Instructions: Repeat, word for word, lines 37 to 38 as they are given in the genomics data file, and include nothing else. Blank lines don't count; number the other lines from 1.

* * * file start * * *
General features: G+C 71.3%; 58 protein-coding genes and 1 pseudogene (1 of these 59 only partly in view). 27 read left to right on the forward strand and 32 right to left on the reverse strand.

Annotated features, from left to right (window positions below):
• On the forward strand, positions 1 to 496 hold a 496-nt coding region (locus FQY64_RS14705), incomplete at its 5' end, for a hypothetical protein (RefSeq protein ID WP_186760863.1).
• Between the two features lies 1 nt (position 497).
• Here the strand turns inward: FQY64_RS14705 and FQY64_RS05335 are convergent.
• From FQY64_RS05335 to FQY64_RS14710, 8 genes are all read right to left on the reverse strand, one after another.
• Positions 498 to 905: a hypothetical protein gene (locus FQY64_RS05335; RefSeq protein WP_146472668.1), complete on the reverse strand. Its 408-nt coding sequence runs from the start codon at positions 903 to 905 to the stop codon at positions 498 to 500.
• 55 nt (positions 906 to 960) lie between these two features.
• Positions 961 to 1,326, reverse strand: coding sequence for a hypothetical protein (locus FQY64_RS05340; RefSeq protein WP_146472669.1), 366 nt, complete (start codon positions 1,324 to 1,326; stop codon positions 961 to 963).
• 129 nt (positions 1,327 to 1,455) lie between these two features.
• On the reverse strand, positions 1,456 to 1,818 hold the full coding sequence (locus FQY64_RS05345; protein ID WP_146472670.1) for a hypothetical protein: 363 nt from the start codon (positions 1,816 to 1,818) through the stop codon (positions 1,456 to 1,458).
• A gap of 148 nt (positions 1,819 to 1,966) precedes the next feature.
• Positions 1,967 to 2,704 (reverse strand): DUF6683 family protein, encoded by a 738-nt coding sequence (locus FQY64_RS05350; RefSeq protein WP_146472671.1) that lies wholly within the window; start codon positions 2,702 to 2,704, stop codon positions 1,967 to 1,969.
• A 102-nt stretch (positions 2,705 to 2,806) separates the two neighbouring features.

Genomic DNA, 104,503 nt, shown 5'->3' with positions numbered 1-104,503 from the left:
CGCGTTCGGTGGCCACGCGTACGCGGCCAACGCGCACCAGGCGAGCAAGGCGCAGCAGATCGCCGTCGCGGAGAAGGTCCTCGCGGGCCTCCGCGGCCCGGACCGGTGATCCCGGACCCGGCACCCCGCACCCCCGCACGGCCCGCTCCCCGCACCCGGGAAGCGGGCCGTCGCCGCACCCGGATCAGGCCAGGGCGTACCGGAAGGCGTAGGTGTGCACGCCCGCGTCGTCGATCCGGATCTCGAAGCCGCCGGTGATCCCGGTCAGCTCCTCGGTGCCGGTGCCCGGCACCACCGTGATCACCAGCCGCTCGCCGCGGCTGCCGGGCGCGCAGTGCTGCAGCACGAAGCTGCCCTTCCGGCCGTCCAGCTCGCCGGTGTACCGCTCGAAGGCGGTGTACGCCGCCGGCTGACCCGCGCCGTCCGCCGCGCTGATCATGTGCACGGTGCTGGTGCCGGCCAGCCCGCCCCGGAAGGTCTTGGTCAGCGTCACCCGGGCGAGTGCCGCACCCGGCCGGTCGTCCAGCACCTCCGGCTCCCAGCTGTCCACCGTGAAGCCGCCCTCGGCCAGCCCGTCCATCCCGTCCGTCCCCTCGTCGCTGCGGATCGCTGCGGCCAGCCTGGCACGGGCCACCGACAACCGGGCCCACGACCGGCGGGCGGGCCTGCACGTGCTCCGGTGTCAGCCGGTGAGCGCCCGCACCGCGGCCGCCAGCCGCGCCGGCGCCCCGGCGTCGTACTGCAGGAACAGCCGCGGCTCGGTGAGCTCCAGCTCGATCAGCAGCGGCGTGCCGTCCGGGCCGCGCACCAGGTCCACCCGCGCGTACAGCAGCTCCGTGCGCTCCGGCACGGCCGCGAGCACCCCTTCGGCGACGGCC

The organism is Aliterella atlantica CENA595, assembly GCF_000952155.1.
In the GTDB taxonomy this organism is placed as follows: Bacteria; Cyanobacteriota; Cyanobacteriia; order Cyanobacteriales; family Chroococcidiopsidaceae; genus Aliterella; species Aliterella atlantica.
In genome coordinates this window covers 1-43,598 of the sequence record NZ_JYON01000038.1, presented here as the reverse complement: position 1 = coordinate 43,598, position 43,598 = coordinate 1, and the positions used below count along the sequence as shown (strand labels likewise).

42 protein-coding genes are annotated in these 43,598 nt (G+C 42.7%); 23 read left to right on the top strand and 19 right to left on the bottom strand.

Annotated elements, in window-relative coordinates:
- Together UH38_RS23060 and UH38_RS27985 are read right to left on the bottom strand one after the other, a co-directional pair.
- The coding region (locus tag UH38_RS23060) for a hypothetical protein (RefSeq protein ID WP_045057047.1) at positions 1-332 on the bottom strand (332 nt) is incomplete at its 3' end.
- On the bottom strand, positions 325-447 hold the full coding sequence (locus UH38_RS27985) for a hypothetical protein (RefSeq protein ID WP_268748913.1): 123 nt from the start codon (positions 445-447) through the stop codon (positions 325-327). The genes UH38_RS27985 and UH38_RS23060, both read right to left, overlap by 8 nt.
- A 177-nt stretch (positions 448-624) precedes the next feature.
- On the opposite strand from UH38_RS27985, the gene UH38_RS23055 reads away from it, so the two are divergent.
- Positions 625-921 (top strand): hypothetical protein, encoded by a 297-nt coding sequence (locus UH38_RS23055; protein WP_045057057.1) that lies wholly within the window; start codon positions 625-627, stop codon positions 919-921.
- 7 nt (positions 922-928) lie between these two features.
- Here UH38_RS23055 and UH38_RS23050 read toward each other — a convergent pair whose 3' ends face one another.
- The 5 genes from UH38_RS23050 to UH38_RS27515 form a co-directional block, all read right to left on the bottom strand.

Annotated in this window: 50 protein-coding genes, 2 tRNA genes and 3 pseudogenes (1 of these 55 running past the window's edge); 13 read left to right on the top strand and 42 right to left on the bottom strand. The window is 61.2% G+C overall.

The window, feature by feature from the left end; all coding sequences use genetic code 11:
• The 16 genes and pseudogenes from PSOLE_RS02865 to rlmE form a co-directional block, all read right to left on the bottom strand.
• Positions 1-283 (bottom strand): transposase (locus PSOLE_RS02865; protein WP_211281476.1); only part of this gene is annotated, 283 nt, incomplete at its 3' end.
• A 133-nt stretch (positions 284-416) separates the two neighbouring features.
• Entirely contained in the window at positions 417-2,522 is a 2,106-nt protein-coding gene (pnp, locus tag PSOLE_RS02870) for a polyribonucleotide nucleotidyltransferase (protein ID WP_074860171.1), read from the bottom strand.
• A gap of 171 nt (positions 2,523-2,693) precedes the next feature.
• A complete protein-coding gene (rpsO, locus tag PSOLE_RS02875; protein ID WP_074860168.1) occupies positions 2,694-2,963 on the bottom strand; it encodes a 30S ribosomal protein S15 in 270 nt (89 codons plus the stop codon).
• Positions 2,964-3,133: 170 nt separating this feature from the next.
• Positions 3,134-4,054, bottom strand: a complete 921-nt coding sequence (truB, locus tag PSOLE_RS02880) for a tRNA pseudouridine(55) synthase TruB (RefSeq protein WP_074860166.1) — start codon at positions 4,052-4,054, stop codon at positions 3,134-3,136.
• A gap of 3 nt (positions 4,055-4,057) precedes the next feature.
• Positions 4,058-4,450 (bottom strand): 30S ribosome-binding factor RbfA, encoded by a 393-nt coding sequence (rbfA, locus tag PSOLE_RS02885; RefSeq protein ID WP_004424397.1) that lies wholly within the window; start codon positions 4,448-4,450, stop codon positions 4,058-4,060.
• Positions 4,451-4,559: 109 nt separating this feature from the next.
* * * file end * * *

• A gap of 171 nt (positions 2,523-2,693) precedes the next feature.
• A complete protein-coding gene (rpsO, locus tag PSOLE_RS02875; protein ID WP_074860168.1) occupies positions 2,694-2,963 on the bottom strand; it encodes a 30S ribosomal protein S15 in 270 nt (89 codons plus the stop codon).